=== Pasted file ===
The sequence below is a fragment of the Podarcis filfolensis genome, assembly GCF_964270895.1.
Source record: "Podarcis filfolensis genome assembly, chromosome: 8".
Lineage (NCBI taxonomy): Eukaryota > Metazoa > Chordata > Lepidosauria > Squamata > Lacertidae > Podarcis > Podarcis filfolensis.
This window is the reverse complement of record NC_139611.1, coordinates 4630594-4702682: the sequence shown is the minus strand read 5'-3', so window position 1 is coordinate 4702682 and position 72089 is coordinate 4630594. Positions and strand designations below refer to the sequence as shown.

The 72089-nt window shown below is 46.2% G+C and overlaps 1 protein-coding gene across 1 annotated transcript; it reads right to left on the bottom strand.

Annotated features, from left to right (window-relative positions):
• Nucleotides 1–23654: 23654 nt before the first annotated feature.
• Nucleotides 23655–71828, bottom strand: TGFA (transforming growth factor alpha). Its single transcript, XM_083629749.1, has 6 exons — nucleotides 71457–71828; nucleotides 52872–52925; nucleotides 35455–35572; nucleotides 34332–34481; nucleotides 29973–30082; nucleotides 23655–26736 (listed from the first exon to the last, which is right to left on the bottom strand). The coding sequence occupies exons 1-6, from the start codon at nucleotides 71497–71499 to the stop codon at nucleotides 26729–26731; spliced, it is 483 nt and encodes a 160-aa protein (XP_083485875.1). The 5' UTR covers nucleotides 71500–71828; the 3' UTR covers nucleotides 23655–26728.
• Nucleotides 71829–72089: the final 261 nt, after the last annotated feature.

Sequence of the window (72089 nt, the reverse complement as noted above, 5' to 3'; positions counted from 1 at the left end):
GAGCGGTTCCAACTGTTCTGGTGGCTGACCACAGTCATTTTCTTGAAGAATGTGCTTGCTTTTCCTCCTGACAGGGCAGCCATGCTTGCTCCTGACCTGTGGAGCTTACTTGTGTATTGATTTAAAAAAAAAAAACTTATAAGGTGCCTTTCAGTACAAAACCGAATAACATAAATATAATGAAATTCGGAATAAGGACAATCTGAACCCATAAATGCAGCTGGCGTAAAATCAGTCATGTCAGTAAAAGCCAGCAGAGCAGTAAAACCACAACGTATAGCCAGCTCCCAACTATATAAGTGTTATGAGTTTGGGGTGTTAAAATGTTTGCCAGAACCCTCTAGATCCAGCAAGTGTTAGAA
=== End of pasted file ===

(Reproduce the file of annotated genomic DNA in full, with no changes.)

The sequence below is a fragment of the Podarcis filfolensis genome, assembly GCF_964270895.1.
Source record: "Podarcis filfolensis genome assembly, chromosome: 8".
Lineage (NCBI taxonomy): Eukaryota > Metazoa > Chordata > Lepidosauria > Squamata > Lacertidae > Podarcis > Podarcis filfolensis.
This window is the reverse complement of record NC_139611.1, coordinates 4630594-4702682: the sequence shown is the minus strand read 5'-3', so window position 1 is coordinate 4702682 and position 72089 is coordinate 4630594. Positions and strand designations below refer to the sequence as shown.

The 72089-nt window shown below is 46.2% G+C and overlaps 1 protein-coding gene across 1 annotated transcript; it reads right to left on the bottom strand.

Annotated features, from left to right (window-relative positions):
• Nucleotides 1–23654: 23654 nt before the first annotated feature.
• Nucleotides 23655–71828, bottom strand: TGFA (transforming growth factor alpha). Its single transcript, XM_083629749.1, has 6 exons — nucleotides 71457–71828; nucleotides 52872–52925; nucleotides 35455–35572; nucleotides 34332–34481; nucleotides 29973–30082; nucleotides 23655–26736 (listed from the first exon to the last, which is right to left on the bottom strand). The coding sequence occupies exons 1-6, from the start codon at nucleotides 71497–71499 to the stop codon at nucleotides 26729–26731; spliced, it is 483 nt and encodes a 160-aa protein (XP_083485875.1). The 5' UTR covers nucleotides 71500–71828; the 3' UTR covers nucleotides 23655–26728.
• Nucleotides 71829–72089: the final 261 nt, after the last annotated feature.

Sequence of the window (72089 nt, the reverse complement as noted above, 5' to 3'; positions counted from 1 at the left end):
GAGCGGTTCCAACTGTTCTGGTGGCTGACCACAGTCATTTTCTTGAAGAATGTGCTTGCTTTTCCTCCTGACAGGGCAGCCATGCTTGCTCCTGACCTGTGGAGCTTACTTGTGTATTGATTTAAAAAAAAAAAACTTATAAGGTGCCTTTCAGTACAAAACCGAATAACATAAATATAATGAAATTCGGAATAAGGACAATCTGAACCCATAAATGCAGCTGGCGTAAAATCAGTCATGTCAGTAAAAGCCAGCAGAGCAGTAAAACCACAACGTATAGCCAGCTCCCAACTATATAAGTGTTATGAGTTTGGGGTGTTAAAATGTTTGCCAGAACCCTCTAGATCCAGCAAGTGTTAGAA